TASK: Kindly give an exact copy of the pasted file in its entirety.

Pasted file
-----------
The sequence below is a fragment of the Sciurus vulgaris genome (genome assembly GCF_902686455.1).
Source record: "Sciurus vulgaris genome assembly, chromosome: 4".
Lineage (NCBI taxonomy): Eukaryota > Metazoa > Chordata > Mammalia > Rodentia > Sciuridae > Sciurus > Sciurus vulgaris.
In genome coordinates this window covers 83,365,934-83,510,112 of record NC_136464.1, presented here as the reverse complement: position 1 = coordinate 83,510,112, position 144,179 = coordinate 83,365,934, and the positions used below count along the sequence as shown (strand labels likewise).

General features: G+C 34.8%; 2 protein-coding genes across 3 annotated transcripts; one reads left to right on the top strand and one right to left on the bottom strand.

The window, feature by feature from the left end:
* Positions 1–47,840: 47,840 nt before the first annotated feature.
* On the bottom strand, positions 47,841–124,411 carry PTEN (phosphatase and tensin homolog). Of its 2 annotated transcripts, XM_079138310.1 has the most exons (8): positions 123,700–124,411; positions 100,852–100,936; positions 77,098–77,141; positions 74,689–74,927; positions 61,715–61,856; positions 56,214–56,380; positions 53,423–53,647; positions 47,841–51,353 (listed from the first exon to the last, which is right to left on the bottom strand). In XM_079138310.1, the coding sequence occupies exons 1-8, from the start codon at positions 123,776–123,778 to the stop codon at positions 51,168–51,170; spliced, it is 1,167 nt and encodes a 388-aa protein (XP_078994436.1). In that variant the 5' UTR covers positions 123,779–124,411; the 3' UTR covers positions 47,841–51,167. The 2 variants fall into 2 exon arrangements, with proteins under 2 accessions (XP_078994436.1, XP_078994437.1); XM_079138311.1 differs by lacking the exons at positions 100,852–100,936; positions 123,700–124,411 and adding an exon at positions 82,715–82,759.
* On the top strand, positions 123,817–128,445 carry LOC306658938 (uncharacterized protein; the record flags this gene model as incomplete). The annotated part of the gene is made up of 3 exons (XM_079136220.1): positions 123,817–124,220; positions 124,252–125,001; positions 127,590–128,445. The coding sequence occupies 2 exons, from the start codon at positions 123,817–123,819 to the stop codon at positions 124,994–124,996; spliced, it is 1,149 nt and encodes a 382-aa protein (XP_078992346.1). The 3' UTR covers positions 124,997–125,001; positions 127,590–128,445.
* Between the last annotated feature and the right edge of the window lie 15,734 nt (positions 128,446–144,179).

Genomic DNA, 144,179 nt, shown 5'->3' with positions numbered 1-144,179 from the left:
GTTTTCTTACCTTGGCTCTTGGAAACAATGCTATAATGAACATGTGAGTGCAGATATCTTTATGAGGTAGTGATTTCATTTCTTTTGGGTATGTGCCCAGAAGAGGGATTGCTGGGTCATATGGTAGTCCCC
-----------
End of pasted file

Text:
The sequence below is a fragment of the Sciurus vulgaris genome (genome assembly GCF_902686455.1).
Source record: "Sciurus vulgaris genome assembly, chromosome: 4".
Lineage (NCBI taxonomy): Eukaryota > Metazoa > Chordata > Mammalia > Rodentia > Sciuridae > Sciurus > Sciurus vulgaris.
In genome coordinates this window covers 83,365,934-83,510,112 of record NC_136464.1, presented here as the reverse complement: position 1 = coordinate 83,510,112, position 144,179 = coordinate 83,365,934, and the positions used below count along the sequence as shown (strand labels likewise).

General features: G+C 34.8%; 2 protein-coding genes across 3 annotated transcripts; one reads left to right on the top strand and one right to left on the bottom strand.

The window, feature by feature from the left end:
* Positions 1–47,840: 47,840 nt before the first annotated feature.
* On the bottom strand, positions 47,841–124,411 carry PTEN (phosphatase and tensin homolog). Of its 2 annotated transcripts, XM_079138310.1 has the most exons (8): positions 123,700–124,411; positions 100,852–100,936; positions 77,098–77,141; positions 74,689–74,927; positions 61,715–61,856; positions 56,214–56,380; positions 53,423–53,647; positions 47,841–51,353 (listed from the first exon to the last, which is right to left on the bottom strand). In XM_079138310.1, the coding sequence occupies exons 1-8, from the start codon at positions 123,776–123,778 to the stop codon at positions 51,168–51,170; spliced, it is 1,167 nt and encodes a 388-aa protein (XP_078994436.1). In that variant the 5' UTR covers positions 123,779–124,411; the 3' UTR covers positions 47,841–51,167. The 2 variants fall into 2 exon arrangements, with proteins under 2 accessions (XP_078994436.1, XP_078994437.1); XM_079138311.1 differs by lacking the exons at positions 100,852–100,936; positions 123,700–124,411 and adding an exon at positions 82,715–82,759.
* On the top strand, positions 123,817–128,445 carry LOC306658938 (uncharacterized protein; the record flags this gene model as incomplete). The annotated part of the gene is made up of 3 exons (XM_079136220.1): positions 123,817–124,220; positions 124,252–125,001; positions 127,590–128,445. The coding sequence occupies 2 exons, from the start codon at positions 123,817–123,819 to the stop codon at positions 124,994–124,996; spliced, it is 1,149 nt and encodes a 382-aa protein (XP_078992346.1). The 3' UTR covers positions 124,997–125,001; positions 127,590–128,445.
* Between the last annotated feature and the right edge of the window lie 15,734 nt (positions 128,446–144,179).

Genomic DNA, 144,179 nt, shown 5'->3' with positions numbered 1-144,179 from the left:
GTTTTCTTACCTTGGCTCTTGGAAACAATGCTATAATGAACATGTGAGTGCAGATATCTTTATGAGGTAGTGATTTCATTTCTTTTGGGTATGTGCCCAGAAGAGGGATTGCTGGGTCATATGGTAGTCCCC